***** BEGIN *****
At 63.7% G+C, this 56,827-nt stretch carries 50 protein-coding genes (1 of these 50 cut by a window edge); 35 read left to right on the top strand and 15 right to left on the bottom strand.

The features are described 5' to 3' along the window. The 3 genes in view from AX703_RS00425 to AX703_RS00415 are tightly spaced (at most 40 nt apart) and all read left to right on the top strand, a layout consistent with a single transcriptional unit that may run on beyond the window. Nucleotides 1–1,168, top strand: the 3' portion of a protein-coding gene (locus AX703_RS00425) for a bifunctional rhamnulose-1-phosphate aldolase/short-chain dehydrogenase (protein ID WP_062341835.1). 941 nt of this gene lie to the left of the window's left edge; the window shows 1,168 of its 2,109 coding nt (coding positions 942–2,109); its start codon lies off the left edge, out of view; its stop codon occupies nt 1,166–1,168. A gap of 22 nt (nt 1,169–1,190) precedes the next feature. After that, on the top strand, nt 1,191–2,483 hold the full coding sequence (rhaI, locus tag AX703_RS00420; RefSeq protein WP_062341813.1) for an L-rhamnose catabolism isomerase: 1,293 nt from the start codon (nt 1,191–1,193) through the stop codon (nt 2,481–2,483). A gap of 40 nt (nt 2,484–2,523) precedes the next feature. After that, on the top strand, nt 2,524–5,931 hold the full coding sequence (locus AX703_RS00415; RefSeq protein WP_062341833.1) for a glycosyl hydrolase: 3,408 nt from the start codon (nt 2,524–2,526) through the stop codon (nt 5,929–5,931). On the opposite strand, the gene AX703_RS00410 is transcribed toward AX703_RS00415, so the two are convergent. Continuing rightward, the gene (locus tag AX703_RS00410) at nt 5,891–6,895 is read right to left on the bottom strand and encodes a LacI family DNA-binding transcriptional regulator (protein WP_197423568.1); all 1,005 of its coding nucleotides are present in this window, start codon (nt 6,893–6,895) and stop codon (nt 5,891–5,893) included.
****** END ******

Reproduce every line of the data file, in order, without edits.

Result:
At 63.7% G+C, this 56,827-nt stretch carries 50 protein-coding genes (1 of these 50 cut by a window edge); 35 read left to right on the top strand and 15 right to left on the bottom strand.

The features are described 5' to 3' along the window. The 3 genes in view from AX703_RS00425 to AX703_RS00415 are tightly spaced (at most 40 nt apart) and all read left to right on the top strand, a layout consistent with a single transcriptional unit that may run on beyond the window. Nucleotides 1–1,168, top strand: the 3' portion of a protein-coding gene (locus AX703_RS00425) for a bifunctional rhamnulose-1-phosphate aldolase/short-chain dehydrogenase (protein ID WP_062341835.1). 941 nt of this gene lie to the left of the window's left edge; the window shows 1,168 of its 2,109 coding nt (coding positions 942–2,109); its start codon lies off the left edge, out of view; its stop codon occupies nt 1,166–1,168. A gap of 22 nt (nt 1,169–1,190) precedes the next feature. After that, on the top strand, nt 1,191–2,483 hold the full coding sequence (rhaI, locus tag AX703_RS00420; RefSeq protein WP_062341813.1) for an L-rhamnose catabolism isomerase: 1,293 nt from the start codon (nt 1,191–1,193) through the stop codon (nt 2,481–2,483). A gap of 40 nt (nt 2,484–2,523) precedes the next feature. After that, on the top strand, nt 2,524–5,931 hold the full coding sequence (locus AX703_RS00415; RefSeq protein WP_062341833.1) for a glycosyl hydrolase: 3,408 nt from the start codon (nt 2,524–2,526) through the stop codon (nt 5,929–5,931). On the opposite strand, the gene AX703_RS00410 is transcribed toward AX703_RS00415, so the two are convergent. Continuing rightward, the gene (locus tag AX703_RS00410) at nt 5,891–6,895 is read right to left on the bottom strand and encodes a LacI family DNA-binding transcriptional regulator (protein WP_197423568.1); all 1,005 of its coding nucleotides are present in this window, start codon (nt 6,893–6,895) and stop codon (nt 5,891–5,893) included.